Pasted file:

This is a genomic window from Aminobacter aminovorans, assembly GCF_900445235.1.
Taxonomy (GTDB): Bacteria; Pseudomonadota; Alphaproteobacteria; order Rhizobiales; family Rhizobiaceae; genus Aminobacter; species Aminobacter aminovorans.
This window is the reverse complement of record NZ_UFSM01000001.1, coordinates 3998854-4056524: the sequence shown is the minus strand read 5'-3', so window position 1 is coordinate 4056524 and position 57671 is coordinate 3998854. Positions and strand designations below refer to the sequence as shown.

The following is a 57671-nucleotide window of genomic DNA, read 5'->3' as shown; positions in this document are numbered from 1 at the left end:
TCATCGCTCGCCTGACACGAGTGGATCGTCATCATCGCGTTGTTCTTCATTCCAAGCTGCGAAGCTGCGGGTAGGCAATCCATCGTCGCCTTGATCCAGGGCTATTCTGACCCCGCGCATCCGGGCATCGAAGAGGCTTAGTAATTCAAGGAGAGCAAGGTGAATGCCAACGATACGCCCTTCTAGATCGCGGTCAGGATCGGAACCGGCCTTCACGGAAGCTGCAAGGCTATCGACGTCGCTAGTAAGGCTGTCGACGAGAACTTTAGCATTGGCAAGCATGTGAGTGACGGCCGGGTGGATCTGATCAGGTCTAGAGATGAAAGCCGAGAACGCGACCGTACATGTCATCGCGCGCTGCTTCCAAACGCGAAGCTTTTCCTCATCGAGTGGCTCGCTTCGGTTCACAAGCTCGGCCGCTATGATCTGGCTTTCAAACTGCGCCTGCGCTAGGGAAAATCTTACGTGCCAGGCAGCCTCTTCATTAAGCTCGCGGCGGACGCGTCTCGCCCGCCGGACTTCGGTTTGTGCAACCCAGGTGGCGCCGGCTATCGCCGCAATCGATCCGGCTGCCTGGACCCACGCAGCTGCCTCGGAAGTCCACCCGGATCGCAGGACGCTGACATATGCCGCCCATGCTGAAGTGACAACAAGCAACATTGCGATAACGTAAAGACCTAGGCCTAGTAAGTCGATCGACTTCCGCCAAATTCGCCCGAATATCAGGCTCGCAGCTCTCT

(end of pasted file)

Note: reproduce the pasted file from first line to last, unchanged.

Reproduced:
This is a genomic window from Aminobacter aminovorans, assembly GCF_900445235.1.
Taxonomy (GTDB): Bacteria; Pseudomonadota; Alphaproteobacteria; order Rhizobiales; family Rhizobiaceae; genus Aminobacter; species Aminobacter aminovorans.
This window is the reverse complement of record NZ_UFSM01000001.1, coordinates 3998854-4056524: the sequence shown is the minus strand read 5'-3', so window position 1 is coordinate 4056524 and position 57671 is coordinate 3998854. Positions and strand designations below refer to the sequence as shown.

The following is a 57671-nucleotide window of genomic DNA, read 5'->3' as shown; positions in this document are numbered from 1 at the left end:
TCATCGCTCGCCTGACACGAGTGGATCGTCATCATCGCGTTGTTCTTCATTCCAAGCTGCGAAGCTGCGGGTAGGCAATCCATCGTCGCCTTGATCCAGGGCTATTCTGACCCCGCGCATCCGGGCATCGAAGAGGCTTAGTAATTCAAGGAGAGCAAGGTGAATGCCAACGATACGCCCTTCTAGATCGCGGTCAGGATCGGAACCGGCCTTCACGGAAGCTGCAAGGCTATCGACGTCGCTAGTAAGGCTGTCGACGAGAACTTTAGCATTGGCAAGCATGTGAGTGACGGCCGGGTGGATCTGATCAGGTCTAGAGATGAAAGCCGAGAACGCGACCGTACATGTCATCGCGCGCTGCTTCCAAACGCGAAGCTTTTCCTCATCGAGTGGCTCGCTTCGGTTCACAAGCTCGGCCGCTATGATCTGGCTTTCAAACTGCGCCTGCGCTAGGGAAAATCTTACGTGCCAGGCAGCCTCTTCATTAAGCTCGCGGCGGACGCGTCTCGCCCGCCGGACTTCGGTTTGTGCAACCCAGGTGGCGCCGGCTATCGCCGCAATCGATCCGGCTGCCTGGACCCACGCAGCTGCCTCGGAAGTCCACCCGGATCGCAGGACGCTGACATATGCCGCCCATGCTGAAGTGACAACAAGCAACATTGCGATAACGTAAAGACCTAGGCCTAGTAAGTCGATCGACTTCCGCCAAATTCGCCCGAATATCAGGCTCGCAGCTCTCT